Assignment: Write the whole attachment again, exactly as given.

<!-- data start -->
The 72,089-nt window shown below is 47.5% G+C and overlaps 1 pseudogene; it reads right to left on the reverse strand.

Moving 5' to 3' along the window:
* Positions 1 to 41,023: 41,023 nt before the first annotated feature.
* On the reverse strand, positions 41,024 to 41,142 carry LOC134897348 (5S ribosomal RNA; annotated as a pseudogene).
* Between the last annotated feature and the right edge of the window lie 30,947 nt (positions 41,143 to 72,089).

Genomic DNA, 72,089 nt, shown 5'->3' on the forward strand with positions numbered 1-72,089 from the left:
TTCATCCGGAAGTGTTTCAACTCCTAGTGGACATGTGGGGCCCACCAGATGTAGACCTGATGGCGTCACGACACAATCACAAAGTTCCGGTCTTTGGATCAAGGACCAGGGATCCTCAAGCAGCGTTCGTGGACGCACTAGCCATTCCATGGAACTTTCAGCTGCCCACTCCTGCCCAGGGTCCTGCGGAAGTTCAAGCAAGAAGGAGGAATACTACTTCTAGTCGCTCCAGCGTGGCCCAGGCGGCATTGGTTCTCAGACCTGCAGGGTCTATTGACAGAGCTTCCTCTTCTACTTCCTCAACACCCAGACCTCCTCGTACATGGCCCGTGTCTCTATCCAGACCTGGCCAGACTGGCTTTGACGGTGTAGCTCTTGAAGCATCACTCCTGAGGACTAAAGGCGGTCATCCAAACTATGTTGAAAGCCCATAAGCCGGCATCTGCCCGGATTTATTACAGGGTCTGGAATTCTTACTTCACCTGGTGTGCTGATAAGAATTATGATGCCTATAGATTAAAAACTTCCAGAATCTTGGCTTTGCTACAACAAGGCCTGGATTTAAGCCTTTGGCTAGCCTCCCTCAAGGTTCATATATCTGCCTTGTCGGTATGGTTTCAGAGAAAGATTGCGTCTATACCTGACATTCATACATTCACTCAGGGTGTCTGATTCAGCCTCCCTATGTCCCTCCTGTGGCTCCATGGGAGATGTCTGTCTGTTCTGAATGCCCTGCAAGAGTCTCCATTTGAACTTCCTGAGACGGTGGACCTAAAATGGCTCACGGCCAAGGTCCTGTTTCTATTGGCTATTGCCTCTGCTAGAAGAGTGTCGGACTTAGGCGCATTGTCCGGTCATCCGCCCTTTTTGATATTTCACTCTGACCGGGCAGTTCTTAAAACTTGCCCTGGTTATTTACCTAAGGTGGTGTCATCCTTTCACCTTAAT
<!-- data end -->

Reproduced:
The 72,089-nt window shown below is 47.5% G+C and overlaps 1 pseudogene; it reads right to left on the reverse strand.

Moving 5' to 3' along the window:
* Positions 1 to 41,023: 41,023 nt before the first annotated feature.
* On the reverse strand, positions 41,024 to 41,142 carry LOC134897348 (5S ribosomal RNA; annotated as a pseudogene).
* Between the last annotated feature and the right edge of the window lie 30,947 nt (positions 41,143 to 72,089).

Genomic DNA, 72,089 nt, shown 5'->3' on the forward strand with positions numbered 1-72,089 from the left:
TTCATCCGGAAGTGTTTCAACTCCTAGTGGACATGTGGGGCCCACCAGATGTAGACCTGATGGCGTCACGACACAATCACAAAGTTCCGGTCTTTGGATCAAGGACCAGGGATCCTCAAGCAGCGTTCGTGGACGCACTAGCCATTCCATGGAACTTTCAGCTGCCCACTCCTGCCCAGGGTCCTGCGGAAGTTCAAGCAAGAAGGAGGAATACTACTTCTAGTCGCTCCAGCGTGGCCCAGGCGGCATTGGTTCTCAGACCTGCAGGGTCTATTGACAGAGCTTCCTCTTCTACTTCCTCAACACCCAGACCTCCTCGTACATGGCCCGTGTCTCTATCCAGACCTGGCCAGACTGGCTTTGACGGTGTAGCTCTTGAAGCATCACTCCTGAGGACTAAAGGCGGTCATCCAAACTATGTTGAAAGCCCATAAGCCGGCATCTGCCCGGATTTATTACAGGGTCTGGAATTCTTACTTCACCTGGTGTGCTGATAAGAATTATGATGCCTATAGATTAAAAACTTCCAGAATCTTGGCTTTGCTACAACAAGGCCTGGATTTAAGCCTTTGGCTAGCCTCCCTCAAGGTTCATATATCTGCCTTGTCGGTATGGTTTCAGAGAAAGATTGCGTCTATACCTGACATTCATACATTCACTCAGGGTGTCTGATTCAGCCTCCCTATGTCCCTCCTGTGGCTCCATGGGAGATGTCTGTCTGTTCTGAATGCCCTGCAAGAGTCTCCATTTGAACTTCCTGAGACGGTGGACCTAAAATGGCTCACGGCCAAGGTCCTGTTTCTATTGGCTATTGCCTCTGCTAGAAGAGTGTCGGACTTAGGCGCATTGTCCGGTCATCCGCCCTTTTTGATATTTCACTCTGACCGGGCAGTTCTTAAAACTTGCCCTGGTTATTTACCTAAGGTGGTGTCATCCTTTCACCTTAAT